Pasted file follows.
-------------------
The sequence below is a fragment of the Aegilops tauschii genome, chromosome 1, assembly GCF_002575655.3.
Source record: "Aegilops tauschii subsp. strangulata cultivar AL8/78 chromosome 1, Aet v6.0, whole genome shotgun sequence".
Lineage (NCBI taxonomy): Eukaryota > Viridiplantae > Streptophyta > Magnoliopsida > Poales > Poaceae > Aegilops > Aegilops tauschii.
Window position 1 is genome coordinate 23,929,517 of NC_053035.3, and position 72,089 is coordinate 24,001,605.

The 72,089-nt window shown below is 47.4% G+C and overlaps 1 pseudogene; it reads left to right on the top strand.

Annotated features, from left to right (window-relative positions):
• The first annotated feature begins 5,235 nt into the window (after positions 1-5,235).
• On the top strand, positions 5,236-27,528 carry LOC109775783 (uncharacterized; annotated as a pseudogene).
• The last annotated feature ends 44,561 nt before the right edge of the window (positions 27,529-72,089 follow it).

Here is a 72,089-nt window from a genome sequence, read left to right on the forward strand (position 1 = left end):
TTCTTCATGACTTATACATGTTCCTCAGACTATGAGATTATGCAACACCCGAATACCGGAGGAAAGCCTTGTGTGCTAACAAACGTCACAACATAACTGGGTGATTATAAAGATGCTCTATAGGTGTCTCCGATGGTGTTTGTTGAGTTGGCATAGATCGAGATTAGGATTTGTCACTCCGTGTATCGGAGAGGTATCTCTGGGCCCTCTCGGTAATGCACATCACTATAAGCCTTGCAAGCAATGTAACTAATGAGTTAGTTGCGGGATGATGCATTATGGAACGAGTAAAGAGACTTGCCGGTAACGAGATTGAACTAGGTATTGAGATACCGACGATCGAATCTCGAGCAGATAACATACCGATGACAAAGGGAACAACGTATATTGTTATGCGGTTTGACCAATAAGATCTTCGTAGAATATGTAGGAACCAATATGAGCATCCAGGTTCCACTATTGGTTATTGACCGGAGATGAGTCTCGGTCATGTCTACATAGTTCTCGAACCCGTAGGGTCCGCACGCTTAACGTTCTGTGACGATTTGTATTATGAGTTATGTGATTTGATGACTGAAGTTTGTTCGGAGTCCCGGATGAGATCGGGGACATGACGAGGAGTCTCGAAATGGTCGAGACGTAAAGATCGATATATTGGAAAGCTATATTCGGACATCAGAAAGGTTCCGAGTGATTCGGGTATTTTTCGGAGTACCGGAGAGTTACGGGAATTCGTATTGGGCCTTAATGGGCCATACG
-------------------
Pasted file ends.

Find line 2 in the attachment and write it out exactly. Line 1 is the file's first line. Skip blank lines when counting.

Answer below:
Source record: "Aegilops tauschii subsp. strangulata cultivar AL8/78 chromosome 1, Aet v6.0, whole genome shotgun sequence".